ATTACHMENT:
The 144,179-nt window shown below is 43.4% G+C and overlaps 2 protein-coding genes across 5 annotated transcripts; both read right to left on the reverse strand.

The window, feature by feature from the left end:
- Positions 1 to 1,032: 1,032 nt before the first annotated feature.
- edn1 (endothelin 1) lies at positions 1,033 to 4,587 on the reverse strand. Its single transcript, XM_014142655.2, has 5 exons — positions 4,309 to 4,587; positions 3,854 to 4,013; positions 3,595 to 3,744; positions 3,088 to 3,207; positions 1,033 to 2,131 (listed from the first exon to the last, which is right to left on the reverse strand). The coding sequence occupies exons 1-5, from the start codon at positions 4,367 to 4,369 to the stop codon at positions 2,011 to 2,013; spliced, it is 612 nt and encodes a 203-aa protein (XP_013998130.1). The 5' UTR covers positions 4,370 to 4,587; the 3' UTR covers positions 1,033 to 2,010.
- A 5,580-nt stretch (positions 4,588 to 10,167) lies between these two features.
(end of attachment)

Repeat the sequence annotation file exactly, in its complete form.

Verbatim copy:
The 144,179-nt window shown below is 43.4% G+C and overlaps 2 protein-coding genes across 5 annotated transcripts; both read right to left on the reverse strand.

The window, feature by feature from the left end:
- Positions 1 to 1,032: 1,032 nt before the first annotated feature.
- edn1 (endothelin 1) lies at positions 1,033 to 4,587 on the reverse strand. Its single transcript, XM_014142655.2, has 5 exons — positions 4,309 to 4,587; positions 3,854 to 4,013; positions 3,595 to 3,744; positions 3,088 to 3,207; positions 1,033 to 2,131 (listed from the first exon to the last, which is right to left on the reverse strand). The coding sequence occupies exons 1-5, from the start codon at positions 4,367 to 4,369 to the stop codon at positions 2,011 to 2,013; spliced, it is 612 nt and encodes a 203-aa protein (XP_013998130.1). The 5' UTR covers positions 4,370 to 4,587; the 3' UTR covers positions 1,033 to 2,010.
- A 5,580-nt stretch (positions 4,588 to 10,167) lies between these two features.